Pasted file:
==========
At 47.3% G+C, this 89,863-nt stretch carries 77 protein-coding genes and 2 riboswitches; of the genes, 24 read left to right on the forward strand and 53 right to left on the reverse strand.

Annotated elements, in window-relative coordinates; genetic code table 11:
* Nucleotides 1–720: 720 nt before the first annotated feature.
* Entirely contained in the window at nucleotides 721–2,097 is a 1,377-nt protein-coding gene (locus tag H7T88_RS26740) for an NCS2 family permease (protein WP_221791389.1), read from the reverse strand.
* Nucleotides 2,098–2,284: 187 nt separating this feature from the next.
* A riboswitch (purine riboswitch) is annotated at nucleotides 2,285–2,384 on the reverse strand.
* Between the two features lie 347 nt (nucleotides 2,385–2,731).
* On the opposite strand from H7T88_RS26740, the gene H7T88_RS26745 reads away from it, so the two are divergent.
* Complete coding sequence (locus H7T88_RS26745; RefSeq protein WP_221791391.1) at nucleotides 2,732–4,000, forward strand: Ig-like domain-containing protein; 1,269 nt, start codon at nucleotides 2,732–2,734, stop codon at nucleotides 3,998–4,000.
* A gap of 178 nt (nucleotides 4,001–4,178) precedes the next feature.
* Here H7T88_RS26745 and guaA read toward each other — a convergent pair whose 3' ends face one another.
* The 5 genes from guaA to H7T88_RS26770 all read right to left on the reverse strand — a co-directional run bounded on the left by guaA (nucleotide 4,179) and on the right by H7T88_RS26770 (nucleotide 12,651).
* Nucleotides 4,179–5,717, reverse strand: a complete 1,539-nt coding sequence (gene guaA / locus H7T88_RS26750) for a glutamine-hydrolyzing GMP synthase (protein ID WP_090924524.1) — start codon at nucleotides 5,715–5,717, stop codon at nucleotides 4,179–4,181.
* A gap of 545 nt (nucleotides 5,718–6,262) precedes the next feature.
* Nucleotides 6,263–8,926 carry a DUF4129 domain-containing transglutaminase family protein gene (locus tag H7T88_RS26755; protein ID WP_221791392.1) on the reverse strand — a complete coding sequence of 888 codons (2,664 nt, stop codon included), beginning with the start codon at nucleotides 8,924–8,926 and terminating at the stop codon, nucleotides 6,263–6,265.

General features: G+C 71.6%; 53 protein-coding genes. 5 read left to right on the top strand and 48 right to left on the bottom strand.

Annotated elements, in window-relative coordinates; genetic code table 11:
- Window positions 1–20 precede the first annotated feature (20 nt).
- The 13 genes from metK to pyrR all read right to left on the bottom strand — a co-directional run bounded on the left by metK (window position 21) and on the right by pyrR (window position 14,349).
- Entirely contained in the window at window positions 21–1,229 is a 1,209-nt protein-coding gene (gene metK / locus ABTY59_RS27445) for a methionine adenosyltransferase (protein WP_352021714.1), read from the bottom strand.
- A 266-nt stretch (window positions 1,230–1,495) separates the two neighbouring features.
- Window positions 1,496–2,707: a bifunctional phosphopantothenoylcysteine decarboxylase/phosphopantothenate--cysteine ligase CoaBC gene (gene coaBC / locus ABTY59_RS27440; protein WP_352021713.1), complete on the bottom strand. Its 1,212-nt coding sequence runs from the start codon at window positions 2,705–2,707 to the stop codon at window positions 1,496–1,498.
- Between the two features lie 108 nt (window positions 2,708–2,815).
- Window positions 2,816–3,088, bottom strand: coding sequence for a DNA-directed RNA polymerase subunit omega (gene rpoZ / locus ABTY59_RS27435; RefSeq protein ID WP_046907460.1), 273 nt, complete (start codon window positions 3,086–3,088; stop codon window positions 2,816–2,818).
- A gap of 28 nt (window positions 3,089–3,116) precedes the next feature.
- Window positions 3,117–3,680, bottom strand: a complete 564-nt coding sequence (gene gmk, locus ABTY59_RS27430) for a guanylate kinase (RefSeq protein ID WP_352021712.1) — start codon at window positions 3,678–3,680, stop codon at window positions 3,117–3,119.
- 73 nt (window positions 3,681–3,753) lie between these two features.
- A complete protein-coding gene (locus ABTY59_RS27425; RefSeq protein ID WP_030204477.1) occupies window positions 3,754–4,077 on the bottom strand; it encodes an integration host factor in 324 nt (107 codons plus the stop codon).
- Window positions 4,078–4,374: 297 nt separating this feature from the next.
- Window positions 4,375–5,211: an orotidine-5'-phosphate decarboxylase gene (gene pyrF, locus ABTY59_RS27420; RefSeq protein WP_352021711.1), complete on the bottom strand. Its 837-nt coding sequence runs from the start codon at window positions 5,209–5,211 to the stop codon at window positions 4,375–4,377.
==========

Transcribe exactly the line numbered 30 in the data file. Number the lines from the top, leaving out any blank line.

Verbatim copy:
- Window positions 4,375–5,211: an orotidine-5'-phosphate decarboxylase gene (gene pyrF, locus ABTY59_RS27420; RefSeq protein WP_352021711.1), complete on the bottom strand. Its 837-nt coding sequence runs from the start codon at window positions 5,209–5,211 to the stop codon at window positions 4,375–4,377.